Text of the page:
A weekend in Normandie for La Fête Nationale

Granville 4Bonjour tout le monde !

In my last blog post, I said I would be going to Normandy with the family for the long weekend to celebrate the la Fête nationale.

We set off by car shortly after I got back from work, and I have to admit, as I am sure you can imagine, I was running about like a headless chicken sorting everything out. The journey took about three hours, and involved more broken crayons, a lot of maquillage (children’s make-up), and more arguments about music choice. The little ones won, and were over the moon to hear the classic Magic in the Air on repeat and full-volume. The music filled the car with life. The toddlers’ dancemoves increased my morale, if not everyone else’s too. The songs the children have introduced me to will stay with me when I leave Paris, as they provide a sort of soundtrack to my time in France.

We were welcomed with kindess and generosity by the grandparents at their house in the countryside, not too far from the port town, Granville, marked on the map below:

Map Granville

For this long weekend, we were a smaller group than usual – just the two youngest children, plus two of their cousins, were staying in Normandy with us. This meant that dinner and bedtime routines were a lot more manageable than the previous two weekends I have spent away with the family. I also had company and help, in the form of the aupair who will take over from me when I leave, and the cousins’ nanny.

As always, though, I felt a great responsibility to keep an eye on the four under-fives racing around the garden on their bikes, and to run over whenever there was the slightest accident or crash.

On the Saturday, the two other nannies and I enjoyed a day in Granville together – we visited the old city including the cathedral, went for a walk along the coastal path, and visited the Musée d’art moderne Richard Anacréon for a Courbet exhibition…

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I enjoyed the long apéritifs before dinner, listening to the grandfather’s stories (which reminded me a little of my own grandpa’s story-telling, from which I have learned a lot). We had some lovely meals altogether, in which I go to know the other side of the family. We sampled some delicious seafood typical for the Normandy region, including snails, langoustines, and crab. The taste made up for my allergic reaction to the shellfish!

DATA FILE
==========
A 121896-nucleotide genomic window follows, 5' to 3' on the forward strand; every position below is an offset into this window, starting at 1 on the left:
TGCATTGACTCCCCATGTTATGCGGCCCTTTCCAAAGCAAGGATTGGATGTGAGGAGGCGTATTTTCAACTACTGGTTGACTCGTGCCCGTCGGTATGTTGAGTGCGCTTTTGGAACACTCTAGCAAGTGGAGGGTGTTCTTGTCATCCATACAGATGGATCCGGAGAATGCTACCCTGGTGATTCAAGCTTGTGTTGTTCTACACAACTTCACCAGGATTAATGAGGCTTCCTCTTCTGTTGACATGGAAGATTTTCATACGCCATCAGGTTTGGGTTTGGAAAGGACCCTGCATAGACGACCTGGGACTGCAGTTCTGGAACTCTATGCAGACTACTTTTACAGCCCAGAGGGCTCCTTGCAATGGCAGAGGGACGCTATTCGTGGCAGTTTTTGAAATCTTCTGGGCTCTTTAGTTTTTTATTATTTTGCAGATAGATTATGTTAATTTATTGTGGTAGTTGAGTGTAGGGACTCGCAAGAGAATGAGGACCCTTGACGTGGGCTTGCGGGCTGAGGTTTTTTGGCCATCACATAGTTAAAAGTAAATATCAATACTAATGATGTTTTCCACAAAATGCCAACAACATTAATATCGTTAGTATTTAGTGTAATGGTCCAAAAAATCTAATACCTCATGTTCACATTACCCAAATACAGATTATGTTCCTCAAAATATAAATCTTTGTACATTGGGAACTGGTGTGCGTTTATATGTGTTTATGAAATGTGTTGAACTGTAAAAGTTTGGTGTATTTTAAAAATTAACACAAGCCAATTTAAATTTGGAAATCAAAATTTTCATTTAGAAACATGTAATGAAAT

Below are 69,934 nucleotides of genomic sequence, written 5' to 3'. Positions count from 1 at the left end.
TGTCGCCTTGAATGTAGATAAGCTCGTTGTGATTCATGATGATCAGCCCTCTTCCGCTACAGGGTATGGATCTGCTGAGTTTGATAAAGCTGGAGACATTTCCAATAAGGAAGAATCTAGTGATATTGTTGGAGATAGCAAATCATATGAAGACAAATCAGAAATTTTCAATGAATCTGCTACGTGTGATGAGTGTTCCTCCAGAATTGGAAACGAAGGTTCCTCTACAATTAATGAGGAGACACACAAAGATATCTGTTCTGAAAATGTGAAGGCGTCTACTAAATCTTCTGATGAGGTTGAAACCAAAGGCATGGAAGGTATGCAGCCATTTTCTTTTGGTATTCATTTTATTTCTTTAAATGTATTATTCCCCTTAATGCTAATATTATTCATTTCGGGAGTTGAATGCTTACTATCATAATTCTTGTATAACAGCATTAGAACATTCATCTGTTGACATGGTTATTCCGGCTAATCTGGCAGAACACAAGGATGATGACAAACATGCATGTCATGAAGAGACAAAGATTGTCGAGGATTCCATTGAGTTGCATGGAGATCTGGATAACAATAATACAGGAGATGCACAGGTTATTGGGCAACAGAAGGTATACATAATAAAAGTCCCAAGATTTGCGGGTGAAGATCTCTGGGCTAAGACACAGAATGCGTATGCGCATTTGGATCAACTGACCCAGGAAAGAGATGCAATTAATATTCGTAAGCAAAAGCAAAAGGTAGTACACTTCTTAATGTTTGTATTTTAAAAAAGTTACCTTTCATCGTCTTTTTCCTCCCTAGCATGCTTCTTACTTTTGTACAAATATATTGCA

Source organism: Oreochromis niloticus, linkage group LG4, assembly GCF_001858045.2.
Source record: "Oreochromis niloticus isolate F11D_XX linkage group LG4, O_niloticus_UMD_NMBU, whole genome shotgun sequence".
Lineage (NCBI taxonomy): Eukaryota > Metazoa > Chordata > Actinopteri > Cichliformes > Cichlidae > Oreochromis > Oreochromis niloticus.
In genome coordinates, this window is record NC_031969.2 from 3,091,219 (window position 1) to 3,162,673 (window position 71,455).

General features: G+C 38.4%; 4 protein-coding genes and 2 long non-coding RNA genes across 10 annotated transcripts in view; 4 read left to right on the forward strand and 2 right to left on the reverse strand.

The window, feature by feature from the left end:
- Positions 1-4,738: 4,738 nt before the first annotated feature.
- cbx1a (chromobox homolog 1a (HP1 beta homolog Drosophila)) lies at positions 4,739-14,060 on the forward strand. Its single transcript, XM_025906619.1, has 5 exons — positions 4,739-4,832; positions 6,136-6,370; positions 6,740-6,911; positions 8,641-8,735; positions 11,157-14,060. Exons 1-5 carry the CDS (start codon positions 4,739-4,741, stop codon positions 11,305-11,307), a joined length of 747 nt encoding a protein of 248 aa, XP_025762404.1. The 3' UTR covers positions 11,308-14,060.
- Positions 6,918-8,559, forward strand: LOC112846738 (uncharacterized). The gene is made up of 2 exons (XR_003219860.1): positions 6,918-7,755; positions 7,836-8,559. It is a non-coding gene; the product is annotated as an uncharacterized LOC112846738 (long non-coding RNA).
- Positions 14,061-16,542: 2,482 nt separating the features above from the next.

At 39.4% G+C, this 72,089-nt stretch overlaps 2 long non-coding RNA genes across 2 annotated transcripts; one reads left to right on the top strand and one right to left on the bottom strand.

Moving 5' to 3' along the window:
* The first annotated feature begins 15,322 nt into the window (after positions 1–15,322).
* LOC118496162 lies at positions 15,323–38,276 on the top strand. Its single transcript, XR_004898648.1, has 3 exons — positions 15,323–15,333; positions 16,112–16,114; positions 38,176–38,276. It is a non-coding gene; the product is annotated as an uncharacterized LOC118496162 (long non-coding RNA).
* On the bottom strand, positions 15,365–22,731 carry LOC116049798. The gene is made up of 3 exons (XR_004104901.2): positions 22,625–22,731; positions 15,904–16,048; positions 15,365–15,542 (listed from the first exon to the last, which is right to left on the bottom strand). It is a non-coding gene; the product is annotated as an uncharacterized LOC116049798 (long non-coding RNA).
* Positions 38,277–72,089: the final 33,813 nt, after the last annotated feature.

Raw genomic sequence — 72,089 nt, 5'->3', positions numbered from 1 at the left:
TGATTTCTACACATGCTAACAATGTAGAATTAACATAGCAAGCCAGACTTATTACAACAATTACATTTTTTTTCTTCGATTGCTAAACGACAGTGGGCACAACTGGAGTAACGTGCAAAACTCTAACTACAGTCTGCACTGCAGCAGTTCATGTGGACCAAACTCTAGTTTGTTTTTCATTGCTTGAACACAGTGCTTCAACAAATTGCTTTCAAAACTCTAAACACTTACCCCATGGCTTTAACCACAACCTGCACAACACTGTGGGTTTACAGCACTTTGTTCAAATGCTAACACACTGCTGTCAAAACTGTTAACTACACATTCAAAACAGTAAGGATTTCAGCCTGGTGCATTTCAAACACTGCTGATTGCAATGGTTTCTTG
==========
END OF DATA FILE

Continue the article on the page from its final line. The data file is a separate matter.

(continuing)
On the evening of the 14th of July, the fête nationale was celebrated across France. Months ago, I was expecting to be in Paris for this day, but instead I ended up having a very different experience: I stayed up to watch fireworks from the top floor in the house, which although was undoubtedly not as magical as the real deal, was still special. I watched the processions taking place in Paris live on the grandparents’ television, with the whole family.

Granville 3Back in Paris, the réceptionniste has just returned after two weeks’ holiday. Although I had the company of the other stagiaire réceptionniste for the first week, which was a great help, I was by myself for the second week. Sorting through and stamping the post, a task that would normally take up to two hours on a normal day, took me five hours on the Monday. I got there in the end, though, more efficiently than the last time I was alone. The German assistant was, as always, happy to help me when I had questions. I admit that I did panic that same afternoon, having to multitask by myself: colleagues’ demands, phonecalls, packages arriving, messages to leave, clients to be welcomed… After leaving the desk to run an errand, I had misplaced the key to the reception desk drawer. Inside the drawer was my bag, including my phone. The spare key was also locked inside the drawer, and I had to stay at the office until I had calmed down enough to begin rationally looking for the key.